'Monumental' Marshall win
A "monumental win for the Herd," a "stinging" or "stunning" loss depending on the Wildcat voicing his emotions.
Unranked Marshall 27, No. 6-ranked Kansas State 20.
And it was played at KSU Stadium.
"Can you believe it?" exclaimed Marshall quarterback Graham Gochneaur, in a tone of semi-disbelief while standing at center field where his teammates were staging a gang-mob celebration, moments after mugging the Wildcats' Lynch Mob defense.
Graham, you better believe it because it was an earned victory. Full credit needs to be given to this team from the Mid-American Conference that has been in NCAA Division I football only since 1999. The Herd defeated the Wildcats by playing ... well, Wildcat football.
Marshall pounded the ball. Marshall forced mistakes. Marshall stopped the run. Marshall made winning plays.
And it all resulted in, the emotion-filled words of Herd coach Bob Pruett, "... a monumental win."
The biggest win, in Pruett's mind, since Marshall's 15-13 victory over Xavier on Sept. 25, 1971. That was Marshall's first win since a Nov. 14, 1970, plane crash on a return trip from a game at East Carolina.
The tragedy claimed the lives of 75 individuals, including 37 players. Too this day, it stands as the worst sports-related air disaster in American history.
The victory was also Marshall's first against a ranked team, and what's even considered the most significant moment in Mid-American Conference history.
"One of the greatest days in our history," said
MAC associate commissioner Dell Robinson, who attended the game. "Miami of Ohio defeated Clemson once in the early-1990s, but none of our teams have ever defeated a team ranked this high before."
Echocing Pruett, Robinson said, "It's monumental for all of us."
Ironically, members of the Marshall administration attended the game to take a look-see at a Wildcat program that they have used as a model.
From 1966 to 1983, Marshall was matching Kansas State loss for loss. It was an 18-year period without a single winning season. There were a pair of winless seasons, two with just one smiling Saturday, and seven more with just two wins.
Eighteen years, 39 wins. And now this: Marshall 27, Kansas State 20.
"We felt we were a school that had gone through some times like Kansas State and we wanted to see what you guys were doing right," said Herd booster Jim Gibson, who made the trip from Sarasota, Fla.
Smiling, he added, "We found out we were doing some things right, too."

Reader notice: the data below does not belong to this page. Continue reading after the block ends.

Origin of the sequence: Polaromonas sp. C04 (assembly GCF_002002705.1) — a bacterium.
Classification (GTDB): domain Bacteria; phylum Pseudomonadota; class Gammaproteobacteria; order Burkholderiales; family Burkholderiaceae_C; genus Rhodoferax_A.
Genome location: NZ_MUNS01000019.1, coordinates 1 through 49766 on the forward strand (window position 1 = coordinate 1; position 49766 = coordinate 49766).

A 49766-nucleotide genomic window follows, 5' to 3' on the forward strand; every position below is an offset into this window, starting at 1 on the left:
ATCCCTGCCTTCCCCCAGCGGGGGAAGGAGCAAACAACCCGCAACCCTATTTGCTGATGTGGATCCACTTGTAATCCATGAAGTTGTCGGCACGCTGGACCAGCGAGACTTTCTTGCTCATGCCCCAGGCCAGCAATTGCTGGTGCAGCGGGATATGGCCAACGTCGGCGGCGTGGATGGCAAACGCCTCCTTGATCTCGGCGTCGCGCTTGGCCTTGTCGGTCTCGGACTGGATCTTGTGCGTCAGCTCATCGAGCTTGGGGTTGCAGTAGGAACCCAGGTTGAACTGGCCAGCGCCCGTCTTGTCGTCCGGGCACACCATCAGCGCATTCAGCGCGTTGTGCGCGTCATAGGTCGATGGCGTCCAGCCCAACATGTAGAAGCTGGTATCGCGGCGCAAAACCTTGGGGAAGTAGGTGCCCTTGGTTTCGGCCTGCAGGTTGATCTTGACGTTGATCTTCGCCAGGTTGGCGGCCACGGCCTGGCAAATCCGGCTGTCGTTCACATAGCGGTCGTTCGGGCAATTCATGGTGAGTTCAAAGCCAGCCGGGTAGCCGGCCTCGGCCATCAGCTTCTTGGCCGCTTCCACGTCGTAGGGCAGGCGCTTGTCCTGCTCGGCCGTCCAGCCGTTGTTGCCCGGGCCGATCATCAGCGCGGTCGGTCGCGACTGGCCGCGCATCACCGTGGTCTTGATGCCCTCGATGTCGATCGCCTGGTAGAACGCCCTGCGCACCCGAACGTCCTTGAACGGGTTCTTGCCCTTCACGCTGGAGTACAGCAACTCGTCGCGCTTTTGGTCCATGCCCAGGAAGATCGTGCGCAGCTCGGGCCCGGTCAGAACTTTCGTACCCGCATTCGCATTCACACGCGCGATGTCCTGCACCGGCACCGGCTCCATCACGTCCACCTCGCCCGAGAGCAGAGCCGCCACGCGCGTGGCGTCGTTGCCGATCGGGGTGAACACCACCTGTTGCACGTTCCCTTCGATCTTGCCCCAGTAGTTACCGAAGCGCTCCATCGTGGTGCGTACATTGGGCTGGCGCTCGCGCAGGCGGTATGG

Dr. Bill Ratcliff of Huntington, W.Va., added, "We felt our situations were similar in where we've both been, and where we are today. For a program like ours, this is a highlight. What (KSU), No. 6 in the nation? This is a moment we will all remember."
It's also one Kansas State, at least coach Bill Snyder, will remember for a long, long, long time.
Longer that that, probably.
The loss snapped a 39-game Purple win streak against non-conference regular-season opponents, and ended a 41-game string against non-league teams at KSU Stadium. That dates back to Sept. 23, 1989, when Northern Illinois slapped a 37-20 loss on the Wildcats.
But what Snyder says is now pivotal is how the Wildcats respond to the defeat.
He knows that K-State's opportunity for playing for the national title in the Sugar Bowl has all but been eliminated. But, he said, "This becomes a true test of character for everyone in our program. The most important thing is how we respond."
One only has to reflect to the 2001 season when K-State stumbled against Oklahoma, and then against Colorado, and then against Texas Tech, and then against Texas A&M in a month of Saturdays. The result was a 6-6 season.
With a lineup of at Texas, at Oklahoma State and against Colorado at KSU Stadium awaiting K-State, Snyder asked, "How do we respond? That will be the defining factor in what kind of football team we are and will be throughout the year."
In reference to the upcoming Big 12 season, Snyder said, "We are no further away from what I would hope we really wanted to achieve five hours ago. If indeed we want the opportunity to play in Kansas City again (Big 12 title game on Dec. 6), we are in the same position that we were.
"Having said that," Snyder said, "we have a lot of things to get corrected before we have a chance to achieve that."
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